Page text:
• Daily Logs: Document the work completed, materials used and number of labor hours spent.
  • Progress Reports: Update reports regularly to show the percentage of work finished.

4. Preparing the Invoice:

After the billing period, an invoice can be completed. This will include:

  • Work Completed Value: Calculate the value of the work you finished during that period, based on the agreed-upon terms in the contract.
  • Material and Labor Costs: Include the cost of all materials delivered and labor performed.
  • Retainage: If the contract includes a retainage clause or a percentage of payment withheld until project completion, deduct that amount from the total.

5. Supporting Documentation:

Include additional documents to your invoice to support your amounts:

  • Approved Change Orders: Include any approved changes to the original contract that affect the project cost.
  • Lien Waivers: Provide lien waivers from subcontractors and suppliers, guaranteeing they’ve been paid and won’t file liens against the project.
  • Backup Documentation: Attach timesheets, material receipts and subcontractor invoices as a backup for your charges.

6. Submitting the Invoice & Payment Processing:

The completed invoice will be submitted to the client according to the agreed-upon schedule. The client will then review the invoice for accuracy, comparing it to the contract and progress reports.

Once approved, the client processes the payment based on the agreed-upon payment terms. The payment will be received to distribute funds to subcontractors and suppliers as needed.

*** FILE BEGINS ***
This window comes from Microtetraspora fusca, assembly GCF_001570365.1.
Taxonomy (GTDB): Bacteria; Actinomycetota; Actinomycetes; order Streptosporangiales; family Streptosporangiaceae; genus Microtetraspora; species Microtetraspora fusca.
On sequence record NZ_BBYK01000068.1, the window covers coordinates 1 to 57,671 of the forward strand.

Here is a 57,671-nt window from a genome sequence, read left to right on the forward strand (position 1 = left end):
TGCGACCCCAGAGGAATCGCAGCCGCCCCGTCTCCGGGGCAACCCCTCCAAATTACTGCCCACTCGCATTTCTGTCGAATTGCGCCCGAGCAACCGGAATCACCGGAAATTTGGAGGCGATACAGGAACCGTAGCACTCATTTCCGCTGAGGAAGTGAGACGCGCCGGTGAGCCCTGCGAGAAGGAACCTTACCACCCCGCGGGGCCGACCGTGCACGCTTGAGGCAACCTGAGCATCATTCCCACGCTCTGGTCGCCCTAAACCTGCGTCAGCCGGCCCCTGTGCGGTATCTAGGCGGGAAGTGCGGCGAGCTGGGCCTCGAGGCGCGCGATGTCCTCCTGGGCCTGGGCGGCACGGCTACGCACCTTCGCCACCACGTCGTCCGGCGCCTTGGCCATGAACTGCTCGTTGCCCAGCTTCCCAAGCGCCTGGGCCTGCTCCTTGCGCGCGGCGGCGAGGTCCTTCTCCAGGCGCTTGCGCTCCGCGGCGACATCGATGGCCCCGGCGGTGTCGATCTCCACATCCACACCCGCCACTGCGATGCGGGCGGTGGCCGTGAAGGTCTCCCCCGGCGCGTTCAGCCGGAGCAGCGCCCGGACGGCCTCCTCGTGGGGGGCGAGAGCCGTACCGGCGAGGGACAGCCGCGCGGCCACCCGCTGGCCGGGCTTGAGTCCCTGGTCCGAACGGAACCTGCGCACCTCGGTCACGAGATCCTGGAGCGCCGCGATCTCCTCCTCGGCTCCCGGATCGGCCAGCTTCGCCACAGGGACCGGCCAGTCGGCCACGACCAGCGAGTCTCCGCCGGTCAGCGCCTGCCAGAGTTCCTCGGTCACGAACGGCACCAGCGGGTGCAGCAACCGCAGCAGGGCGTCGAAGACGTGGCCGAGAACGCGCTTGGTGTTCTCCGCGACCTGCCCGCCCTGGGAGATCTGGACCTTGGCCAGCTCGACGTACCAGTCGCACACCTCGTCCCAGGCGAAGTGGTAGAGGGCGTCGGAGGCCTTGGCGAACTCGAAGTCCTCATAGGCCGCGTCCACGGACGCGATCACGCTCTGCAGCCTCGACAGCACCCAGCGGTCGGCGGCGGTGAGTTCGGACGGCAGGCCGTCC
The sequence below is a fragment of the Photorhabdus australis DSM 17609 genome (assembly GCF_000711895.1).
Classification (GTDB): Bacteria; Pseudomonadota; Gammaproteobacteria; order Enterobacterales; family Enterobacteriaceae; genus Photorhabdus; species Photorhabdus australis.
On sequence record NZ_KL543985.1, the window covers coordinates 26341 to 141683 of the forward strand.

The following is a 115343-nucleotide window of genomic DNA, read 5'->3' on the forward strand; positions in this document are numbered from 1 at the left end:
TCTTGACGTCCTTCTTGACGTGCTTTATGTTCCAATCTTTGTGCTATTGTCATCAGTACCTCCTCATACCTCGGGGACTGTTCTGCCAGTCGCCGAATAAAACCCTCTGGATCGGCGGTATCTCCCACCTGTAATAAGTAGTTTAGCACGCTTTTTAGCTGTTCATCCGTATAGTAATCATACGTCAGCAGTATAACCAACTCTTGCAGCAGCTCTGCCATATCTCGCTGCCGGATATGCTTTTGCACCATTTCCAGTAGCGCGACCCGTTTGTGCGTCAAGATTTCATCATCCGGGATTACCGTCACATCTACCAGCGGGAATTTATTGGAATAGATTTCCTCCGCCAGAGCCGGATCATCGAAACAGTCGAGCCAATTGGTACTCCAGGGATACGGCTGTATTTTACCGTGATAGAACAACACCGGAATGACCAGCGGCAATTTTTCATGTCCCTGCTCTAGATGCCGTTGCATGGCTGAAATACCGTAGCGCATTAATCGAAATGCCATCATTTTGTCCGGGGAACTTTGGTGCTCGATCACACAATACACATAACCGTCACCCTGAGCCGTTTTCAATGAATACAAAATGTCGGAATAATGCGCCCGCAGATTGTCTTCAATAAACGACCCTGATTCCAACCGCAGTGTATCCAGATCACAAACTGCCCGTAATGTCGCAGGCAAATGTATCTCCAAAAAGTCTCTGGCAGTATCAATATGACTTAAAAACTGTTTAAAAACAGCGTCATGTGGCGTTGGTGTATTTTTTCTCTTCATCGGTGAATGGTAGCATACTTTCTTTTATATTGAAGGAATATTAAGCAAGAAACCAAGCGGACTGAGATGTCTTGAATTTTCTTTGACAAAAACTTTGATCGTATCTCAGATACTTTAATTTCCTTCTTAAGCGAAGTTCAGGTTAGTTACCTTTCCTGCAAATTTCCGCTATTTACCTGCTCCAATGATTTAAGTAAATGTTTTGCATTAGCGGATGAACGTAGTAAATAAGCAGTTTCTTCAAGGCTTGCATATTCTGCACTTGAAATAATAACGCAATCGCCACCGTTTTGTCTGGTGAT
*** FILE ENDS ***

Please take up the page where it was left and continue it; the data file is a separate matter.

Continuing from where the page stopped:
7. Record Keeping:

Maintaining a detailed record of all submitted invoices and payment status updates is crucial. Continuously update all project financial reports to reflect what has been billed and collected.

8. Address Discrepancies:

If there are any disagreements about the invoice amount, address the discrepancies quickly. It may be necessary to submit a revised invoice with the agreed-upon adjustments.

9. Final Payment and Project Closeout:

Upon project completion, submit a final invoice for any remaining balances due. Once the project is accepted, request the release of any retained funds. Be sure to provide all required closeout documentation like final lien waivers, warranties and as-built drawings.

Different Construction Project Billing Methods

Since billing methods in the construction industry take many different forms, it’s crucial to understand how different contracts operate. Different billing methods will affect your cash flow and decision-making in distinct ways, making them an important part of your construction accounting process.

Unit Price Billing

Unit price billing is a way for contractors to get paid based on the amount of work they complete, rather than a single lump sum for the entire project.

  • Breakdown by Unit: The project is broken down into measurable units, like square footage of flooring installed, number of windows replaced or cubic yards of concrete poured.
  • Clear Costs: Each unit has a pre-determined price that includes labor, materials, equipment and profit for the contractor. This gives the client a clear picture of the cost for each part of the project.

This method is particularly useful for large projects with many different components, or projects where the exact number of materials needed is difficult to estimate upfront.

Since the price per unit is fixed, additional units can be easily added if needed.

Although this method offers transparency and flexibility, it also requires careful planning and accurate record-keeping.

Unit price billing requires contractors to factor in all costs and a profit margin when setting the price per unit completed units.

AIA Progress Billing

AIA progress billing allows contractors to receive payments throughout a project. The project is divided into stages or milestones. Once a milestone is reached, the contractor submits an invoice for a percentage of the total project cost.